Indigenous jobs pay off all round
BILLIONS of extra dollars will be added to the Australian economy if Aboriginal and Torres Strait Islander employment levels reach those of other Australians by 2031 according to a new Deloitte Access Economics report.
The report, commissioned by Reconciliation Australia, finds that by 2031 the Australian economy (GDP) would be more than 1.15 per cent larger in real terms than would otherwise be the case – a gain of approximately $24 billion in 2012-13 dollars. It also found that the larger tax base would increase Government revenues across the country by $7.2 billion and increased affluence among indigenous workers would cause a substantial $4.7 billion reduction in necessary expenditure.
Reconciliation Australia Co-Chair, Dr Tom Calma, said ‘‘The report estimates that closing the education gap would see an additional 26,000 jobs and that raising Aboriginal and Islander health outcomes would see a 9 per cent increase or 13,000 additional jobs.’’
The report investigates employment outcomes across urban, regional and remote areas and includes an analysis by industry and occupation and factors which disadvantage Aboriginal and Torres Strait Islander job-seekers in the labour market.
It finds three quarters of the economic benefits would accrue from regional and urban Indigenous populations. NSW, with the largest Aboriginal population, would receive the greatest economic benefit with an estimated increase of $7.4 billion although the benefits of closing the employment gap in remote populations such as Cape York would be disproportionally large.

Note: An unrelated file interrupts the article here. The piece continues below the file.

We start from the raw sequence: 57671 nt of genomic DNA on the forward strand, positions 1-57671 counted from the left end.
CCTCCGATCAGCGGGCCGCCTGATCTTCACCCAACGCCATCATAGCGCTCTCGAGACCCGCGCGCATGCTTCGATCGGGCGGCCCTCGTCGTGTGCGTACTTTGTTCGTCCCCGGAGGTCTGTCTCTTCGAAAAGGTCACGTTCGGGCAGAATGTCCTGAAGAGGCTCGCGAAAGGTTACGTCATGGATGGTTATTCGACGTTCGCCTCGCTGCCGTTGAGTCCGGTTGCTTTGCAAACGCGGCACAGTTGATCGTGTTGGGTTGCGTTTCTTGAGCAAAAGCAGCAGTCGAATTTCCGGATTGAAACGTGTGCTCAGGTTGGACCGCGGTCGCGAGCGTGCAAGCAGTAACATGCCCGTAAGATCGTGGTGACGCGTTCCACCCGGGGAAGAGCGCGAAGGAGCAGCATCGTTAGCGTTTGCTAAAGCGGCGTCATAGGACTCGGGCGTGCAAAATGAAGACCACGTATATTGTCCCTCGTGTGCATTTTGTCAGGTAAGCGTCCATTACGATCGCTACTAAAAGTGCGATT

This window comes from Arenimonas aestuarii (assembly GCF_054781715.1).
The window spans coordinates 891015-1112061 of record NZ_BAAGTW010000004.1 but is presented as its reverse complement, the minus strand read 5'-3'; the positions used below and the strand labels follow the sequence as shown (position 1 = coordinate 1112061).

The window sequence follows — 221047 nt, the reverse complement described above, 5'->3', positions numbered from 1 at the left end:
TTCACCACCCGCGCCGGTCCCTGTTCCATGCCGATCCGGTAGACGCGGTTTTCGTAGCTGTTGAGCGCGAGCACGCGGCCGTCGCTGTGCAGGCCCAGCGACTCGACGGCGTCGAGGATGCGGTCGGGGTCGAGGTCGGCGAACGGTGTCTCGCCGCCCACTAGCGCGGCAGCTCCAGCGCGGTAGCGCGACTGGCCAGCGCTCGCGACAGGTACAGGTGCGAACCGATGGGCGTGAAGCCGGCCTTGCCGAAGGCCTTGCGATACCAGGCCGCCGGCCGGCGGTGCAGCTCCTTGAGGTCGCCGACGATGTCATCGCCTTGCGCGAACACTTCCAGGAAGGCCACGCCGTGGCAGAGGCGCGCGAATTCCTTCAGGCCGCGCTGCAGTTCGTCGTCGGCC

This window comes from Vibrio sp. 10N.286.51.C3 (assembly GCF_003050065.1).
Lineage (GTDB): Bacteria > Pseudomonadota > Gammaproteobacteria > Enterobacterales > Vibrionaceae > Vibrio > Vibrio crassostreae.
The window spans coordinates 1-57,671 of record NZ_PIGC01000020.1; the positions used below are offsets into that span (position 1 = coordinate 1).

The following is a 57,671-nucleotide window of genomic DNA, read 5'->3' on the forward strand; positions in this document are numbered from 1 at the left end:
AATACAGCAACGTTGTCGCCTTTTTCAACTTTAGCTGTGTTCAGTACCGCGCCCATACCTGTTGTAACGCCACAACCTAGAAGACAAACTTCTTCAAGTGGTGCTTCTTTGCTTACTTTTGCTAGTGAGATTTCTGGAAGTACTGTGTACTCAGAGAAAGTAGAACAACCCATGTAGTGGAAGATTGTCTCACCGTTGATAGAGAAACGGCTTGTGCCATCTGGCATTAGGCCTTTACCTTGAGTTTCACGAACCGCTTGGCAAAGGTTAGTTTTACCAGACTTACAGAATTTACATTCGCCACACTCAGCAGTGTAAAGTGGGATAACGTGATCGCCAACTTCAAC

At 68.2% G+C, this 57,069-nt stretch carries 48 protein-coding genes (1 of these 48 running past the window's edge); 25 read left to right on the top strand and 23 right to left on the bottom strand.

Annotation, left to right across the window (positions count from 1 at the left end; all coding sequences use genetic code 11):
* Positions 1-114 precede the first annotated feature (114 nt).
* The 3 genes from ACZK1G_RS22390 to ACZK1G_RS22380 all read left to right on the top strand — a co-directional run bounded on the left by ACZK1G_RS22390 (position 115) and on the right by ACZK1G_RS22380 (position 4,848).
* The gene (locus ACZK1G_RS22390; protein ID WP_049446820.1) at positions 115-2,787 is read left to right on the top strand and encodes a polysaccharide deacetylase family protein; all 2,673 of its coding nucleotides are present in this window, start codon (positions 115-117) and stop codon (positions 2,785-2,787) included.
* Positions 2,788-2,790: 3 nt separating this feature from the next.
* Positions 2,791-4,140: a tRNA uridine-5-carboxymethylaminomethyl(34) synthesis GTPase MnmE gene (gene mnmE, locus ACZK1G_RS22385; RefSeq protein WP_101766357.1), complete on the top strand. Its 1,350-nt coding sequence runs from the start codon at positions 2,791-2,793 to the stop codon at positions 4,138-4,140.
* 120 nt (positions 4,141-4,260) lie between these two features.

‘‘This finding strongly reinforces arguments by indigenous leaders and others against a one size fits all approach and for tailored efforts across all regions,’’ said Dr Calma.
Reconciliation Australia Co-Chair Melinda Cilento said achieving employment equity was not as onerous as many believed. ‘‘For example the retail industry in the Fitzroy region would need only an additional 75 Aboriginal and Torres Strait Islander people to be employed out of a total retail workforce of 9800 to close the gap.
"The lesson here is that the aspiration of putting tens of thousands of Aboriginal and Torres Strait Islander people into secure, sustainable jobs in urban, regional and remote Australia is attainable and will bring enormous benefits to the entire country."
Deloitte Access Economics Partner and report author Dr Ric Simes said analysis highlighted how improving the circumstances of indigenous Australians was not only a major social challenge, but also a significant issue for Australia being best positioned to maximise its economic fortunes. Dr Simes said the potential gains in national wealth and government budgets complement the primary benefits of addressing indigenous disadvantage, namely enhancing the well-being and life experiences of Indigenous Australians.